- External microphone input
- Excellent low light performance
The winner was the Sony
PJ780VE. This camera already has a very wide lens with optical stabilisation.
Through the lanc control you can get to all the camera settings and
fuctions so has better control than my old camera. No longer do I need
to ingest tape, I just transfer the files. Finally the quality of video
Using a wide angle lens adapter usually softens the image a little
particularly at the edges. There are not a great number of options here.
You can buy a Sony own, but they are not cheap. In my time I have bought
two W/A lenses for my old camera.
The first was a Raynox
HD-5050PRO 0.5X, bought my for under £50. The snag is that
you have to use a thread adapter to fit it to the camera. On very wide
angles the adapter can be seen cutting off the corners of the picture.
As a lens the quality is not bad for something so cheap.
The second lens is much better. I bought a Besel
WA37 from the the digitaltoyshop.
You get two lenses combined; a wide angle and a macro. At the moment
it cost £67.There is no thread adapter as it attaches directly
to the camera so no corner cut-offs.
Fortunately the Sony
PJ780VE has a wider lens than my old camera with the Besel
WA37, so I won't be buying another.
There is a vast array of housings out there from very basic to quite
sophisticated. The average price for the reputed makes is between £850-£1700,
depending on whether it has mechanical or electronic controls. See the
list of manufacturers below.
Remembering my criteria above the first question was the remote control.
You can have either mechanical or electronic.
Lots of holes with rods and levers to move the switches and knobs
on your camcorder. There are several flaws with this and only one
As you dive water pressure builds up on the outside of your housing.
The levers can become a little stiff as they are forced in. I was
worried that they might cause damage to the camcorder’s touch
screen. So many holes in a housing also means the risk of flooding
The housing also has to be designed for the camera so that the actuating
levers line up with the buttons and screen. How long does a camera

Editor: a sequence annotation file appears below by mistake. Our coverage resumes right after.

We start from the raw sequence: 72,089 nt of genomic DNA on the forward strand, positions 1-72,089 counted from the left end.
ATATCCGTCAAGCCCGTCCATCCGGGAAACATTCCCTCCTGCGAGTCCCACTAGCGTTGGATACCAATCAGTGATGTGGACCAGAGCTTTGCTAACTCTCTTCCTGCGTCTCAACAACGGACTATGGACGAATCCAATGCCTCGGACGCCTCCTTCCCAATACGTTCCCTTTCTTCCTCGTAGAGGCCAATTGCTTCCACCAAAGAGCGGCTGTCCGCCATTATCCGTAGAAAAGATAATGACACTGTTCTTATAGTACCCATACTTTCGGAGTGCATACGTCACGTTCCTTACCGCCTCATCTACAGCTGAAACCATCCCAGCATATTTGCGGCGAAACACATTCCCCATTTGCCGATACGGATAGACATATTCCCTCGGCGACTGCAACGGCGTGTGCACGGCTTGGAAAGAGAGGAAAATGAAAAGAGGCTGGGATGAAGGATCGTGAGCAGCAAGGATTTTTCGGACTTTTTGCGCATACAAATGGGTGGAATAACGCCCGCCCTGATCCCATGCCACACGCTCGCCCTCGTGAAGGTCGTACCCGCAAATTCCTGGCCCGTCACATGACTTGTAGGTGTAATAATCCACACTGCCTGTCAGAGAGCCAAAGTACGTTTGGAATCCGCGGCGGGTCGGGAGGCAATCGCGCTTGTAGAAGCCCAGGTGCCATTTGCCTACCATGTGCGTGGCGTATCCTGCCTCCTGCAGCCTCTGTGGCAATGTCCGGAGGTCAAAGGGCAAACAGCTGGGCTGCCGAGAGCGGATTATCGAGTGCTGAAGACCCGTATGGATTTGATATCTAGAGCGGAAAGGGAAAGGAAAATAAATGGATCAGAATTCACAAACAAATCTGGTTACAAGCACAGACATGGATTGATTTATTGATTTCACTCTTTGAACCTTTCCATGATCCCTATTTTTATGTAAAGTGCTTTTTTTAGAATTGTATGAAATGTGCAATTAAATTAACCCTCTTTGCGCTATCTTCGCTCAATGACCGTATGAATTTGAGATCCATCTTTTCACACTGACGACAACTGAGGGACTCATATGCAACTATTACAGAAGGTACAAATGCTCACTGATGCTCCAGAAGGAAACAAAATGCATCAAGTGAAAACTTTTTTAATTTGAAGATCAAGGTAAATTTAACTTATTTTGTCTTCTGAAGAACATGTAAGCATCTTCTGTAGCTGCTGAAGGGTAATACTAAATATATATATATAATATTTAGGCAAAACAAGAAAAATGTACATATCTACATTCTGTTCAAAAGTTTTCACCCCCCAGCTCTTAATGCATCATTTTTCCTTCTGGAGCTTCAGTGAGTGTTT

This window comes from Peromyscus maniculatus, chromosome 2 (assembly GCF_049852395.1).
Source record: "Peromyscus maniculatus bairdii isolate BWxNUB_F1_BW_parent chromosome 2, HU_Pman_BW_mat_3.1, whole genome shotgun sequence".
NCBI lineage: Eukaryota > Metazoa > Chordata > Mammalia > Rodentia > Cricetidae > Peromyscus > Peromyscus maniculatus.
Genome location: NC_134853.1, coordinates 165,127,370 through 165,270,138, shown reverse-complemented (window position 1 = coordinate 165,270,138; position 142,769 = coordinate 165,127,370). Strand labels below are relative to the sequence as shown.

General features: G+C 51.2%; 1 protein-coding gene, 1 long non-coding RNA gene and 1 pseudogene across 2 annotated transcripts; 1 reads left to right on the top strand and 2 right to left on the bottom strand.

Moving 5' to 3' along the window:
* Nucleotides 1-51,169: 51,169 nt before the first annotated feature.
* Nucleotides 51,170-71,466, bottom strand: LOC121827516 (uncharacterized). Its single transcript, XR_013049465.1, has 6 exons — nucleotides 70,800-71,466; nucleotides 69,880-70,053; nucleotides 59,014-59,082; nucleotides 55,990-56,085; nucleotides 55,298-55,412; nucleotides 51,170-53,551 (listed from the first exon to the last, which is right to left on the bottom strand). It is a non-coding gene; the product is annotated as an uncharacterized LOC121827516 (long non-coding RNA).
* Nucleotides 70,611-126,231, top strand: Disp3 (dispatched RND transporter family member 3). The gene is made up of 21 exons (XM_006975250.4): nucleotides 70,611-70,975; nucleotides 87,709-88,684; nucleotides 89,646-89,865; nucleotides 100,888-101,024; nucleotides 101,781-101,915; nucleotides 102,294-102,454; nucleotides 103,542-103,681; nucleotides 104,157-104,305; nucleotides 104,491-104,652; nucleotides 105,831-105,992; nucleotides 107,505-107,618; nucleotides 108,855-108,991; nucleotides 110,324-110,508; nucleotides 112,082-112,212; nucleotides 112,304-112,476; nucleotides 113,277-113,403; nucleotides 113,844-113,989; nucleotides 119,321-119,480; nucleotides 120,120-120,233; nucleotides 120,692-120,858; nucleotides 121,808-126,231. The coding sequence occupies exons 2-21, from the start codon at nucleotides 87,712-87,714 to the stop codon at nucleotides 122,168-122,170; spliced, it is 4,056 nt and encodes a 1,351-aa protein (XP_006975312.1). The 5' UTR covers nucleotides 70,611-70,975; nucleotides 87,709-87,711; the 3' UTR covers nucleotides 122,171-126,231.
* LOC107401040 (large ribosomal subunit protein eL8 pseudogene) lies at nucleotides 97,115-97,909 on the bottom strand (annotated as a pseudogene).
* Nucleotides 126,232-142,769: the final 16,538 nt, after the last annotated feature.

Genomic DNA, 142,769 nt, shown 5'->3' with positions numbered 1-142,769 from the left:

model remain on the market? It does have the advantage that you
can get to functions such as colour balance and exposure.
Ok I’m an electronics engineer so I’m biased. Electronics
allows for a much more extended range of control provided you have
a camera that allows it. You need a minimum number of holes in the
housing perhaps for the cable entry. Using magnets and reed switches
it is possible to have a housing with no holes. Risk of flooding
Providing a replacement camera has the same LANc remote control
interface the housing can be used with a wide range of cameras.
In my case that limits me to Sony or Canon cameras.
I looked at quite a range. One of the best was Undersea Video Housings,
but the cost was high. Eventually I found a company in Gloucestershire
Products. Tony Birchley makes a well engineered housing with a basic
electronic Sony LANc control. THe design is a tube with a flat Perspex
viewing port that can take a range of cameras. It can be taylor made
to fit the size of the camera. There are also a range of lighting accessories.
Most importantly it was £372! Looking at the web site I see the
cost has not gone up since then.
Lots of ticks in the boxes!!
When I first started only the most expensive professional software
could handle Mp4 files and high definition video. A lot has changed
over the years. Computers are amazingly fast these days. To decide on
the editing software you first have to decide on Apple or Microsoft.
There is no doubt that Apple is still the big player in graphics and
video manipulation but there are now a number of very good editing packages
that will operate well on PC or Mac.
I have recently upgraded my PC and changed my editing software so that
I can edit HD material and burn to Blu-ray. I made my choice in the
normal way of searching the reviews on the Internet. My final choice
was Adobe Premier Elements 11. It's very easy to use and cost about
£60. If you look on Amazon they were offering a bundle deal of
Photoshop Elements and Premier Elements 11 for £65.
Epic Camera Housings
Leone Video Housings
Light & Motion